All in all, there is no doubt that the general assembly’s ratification will increase the pressure on Bashar al-Assad and pave the ground for his greater international isolation, encouraging other states to cut ties with Damascus.

The players who flexed muscles over Syria in the Security Council will take their battle outside Syria. France, representing the Western governments, seeks to create an international group in support of the Syrian opposition. France hopes that the 13 states which voted for the Security Council resolution against Syria to become a member of this group. However, it’s not clear whether India, Brazil and South Africa are interested in going along with this plan.

The group purported by France will be something like the “international contact group” which was formed to support the Libyan people. The experience of Libya preceded by Iraq, allows the US and other Western states to find ways to interfere in Syria outside the framework of the UN Security Council. Similar to Libya, the US will not lead the raid and will leave it to the European and Arab countries. Israel will also prefer to hide its enthusiasm for regime change in Syria in order to prevent Bashar Assad’s opposition from being accused of cooperating with a regime which has occupied part of their country.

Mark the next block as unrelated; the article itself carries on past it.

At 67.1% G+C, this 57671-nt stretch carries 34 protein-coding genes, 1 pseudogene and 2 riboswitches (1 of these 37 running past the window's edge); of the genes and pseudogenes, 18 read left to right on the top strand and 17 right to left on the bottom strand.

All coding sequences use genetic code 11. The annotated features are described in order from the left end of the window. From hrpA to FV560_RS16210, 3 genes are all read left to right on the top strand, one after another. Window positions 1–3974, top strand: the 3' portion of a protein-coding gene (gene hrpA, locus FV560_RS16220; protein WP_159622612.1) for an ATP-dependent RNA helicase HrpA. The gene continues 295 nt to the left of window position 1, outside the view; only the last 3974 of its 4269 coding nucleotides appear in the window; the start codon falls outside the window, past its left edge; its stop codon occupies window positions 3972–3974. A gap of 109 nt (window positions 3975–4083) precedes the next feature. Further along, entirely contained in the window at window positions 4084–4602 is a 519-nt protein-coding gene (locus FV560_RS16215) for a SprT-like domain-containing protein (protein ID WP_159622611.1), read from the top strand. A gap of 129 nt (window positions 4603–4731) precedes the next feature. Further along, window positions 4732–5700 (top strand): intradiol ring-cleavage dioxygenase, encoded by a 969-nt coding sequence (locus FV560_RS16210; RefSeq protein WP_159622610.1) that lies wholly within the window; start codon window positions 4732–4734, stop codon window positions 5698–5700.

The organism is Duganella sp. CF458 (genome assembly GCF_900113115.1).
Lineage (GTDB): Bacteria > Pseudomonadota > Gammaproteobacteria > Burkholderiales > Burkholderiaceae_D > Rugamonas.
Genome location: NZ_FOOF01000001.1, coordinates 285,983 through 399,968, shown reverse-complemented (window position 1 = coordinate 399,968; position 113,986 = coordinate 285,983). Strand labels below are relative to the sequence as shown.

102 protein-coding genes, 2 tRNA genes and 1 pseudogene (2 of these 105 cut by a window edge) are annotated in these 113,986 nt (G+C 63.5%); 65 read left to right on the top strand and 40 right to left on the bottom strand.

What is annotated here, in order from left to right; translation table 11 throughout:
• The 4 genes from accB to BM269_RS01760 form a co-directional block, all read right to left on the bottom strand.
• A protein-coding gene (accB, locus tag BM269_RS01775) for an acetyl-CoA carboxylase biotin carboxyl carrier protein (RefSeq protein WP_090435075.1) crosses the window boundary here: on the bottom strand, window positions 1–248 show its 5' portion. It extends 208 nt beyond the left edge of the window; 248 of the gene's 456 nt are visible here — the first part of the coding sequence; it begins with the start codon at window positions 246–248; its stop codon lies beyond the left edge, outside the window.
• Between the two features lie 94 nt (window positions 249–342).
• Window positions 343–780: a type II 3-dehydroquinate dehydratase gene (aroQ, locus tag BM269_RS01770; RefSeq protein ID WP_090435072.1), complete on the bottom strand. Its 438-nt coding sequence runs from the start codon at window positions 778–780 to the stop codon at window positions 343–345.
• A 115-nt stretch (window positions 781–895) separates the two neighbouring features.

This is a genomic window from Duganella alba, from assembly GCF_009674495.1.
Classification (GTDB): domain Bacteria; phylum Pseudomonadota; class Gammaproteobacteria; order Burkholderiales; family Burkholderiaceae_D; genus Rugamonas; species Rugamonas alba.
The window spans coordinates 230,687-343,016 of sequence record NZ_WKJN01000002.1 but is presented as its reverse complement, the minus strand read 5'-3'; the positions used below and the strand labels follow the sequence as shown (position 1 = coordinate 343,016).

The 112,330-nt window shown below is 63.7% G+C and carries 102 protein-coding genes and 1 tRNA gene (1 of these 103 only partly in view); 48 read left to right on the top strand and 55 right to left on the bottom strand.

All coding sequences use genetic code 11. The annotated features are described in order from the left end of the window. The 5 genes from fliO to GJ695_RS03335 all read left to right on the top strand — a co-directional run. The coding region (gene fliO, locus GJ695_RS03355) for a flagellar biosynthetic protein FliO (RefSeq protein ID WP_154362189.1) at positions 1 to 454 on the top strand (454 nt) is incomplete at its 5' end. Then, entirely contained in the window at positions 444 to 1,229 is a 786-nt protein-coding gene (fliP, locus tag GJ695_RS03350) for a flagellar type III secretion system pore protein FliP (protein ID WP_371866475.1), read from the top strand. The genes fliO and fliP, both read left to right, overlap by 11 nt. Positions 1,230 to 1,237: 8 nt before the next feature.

The important mission of the group formed by France and other Western countries is to prevent the Assad government from attacking the armed opposition. Various plans are already on the table. Any measure can be taken under the cover of providing humanitarian aid to the Syrian people, including establishing a safety zone in Adlib province or enforcing a no-fly zone over Syria and even sending paratroopers in. The attack will be spearheaded by Turkey which is trying to pave the way for the raid by holding an international meeting.

On the opposite side, there are Russia, China, Iran, the Lebanese Hezbollah and some Palestinian groups. Hamas has kept its distance. The survival of the present Syrian regime is of importance to Iran and the Lebanese Hezbollah as it is a pillar of the resistance against Israel. Obviously, any profound change, foreign intervention, or civil war in Syria will immediately leave its mark on Lebanon and further disturb its fragile security.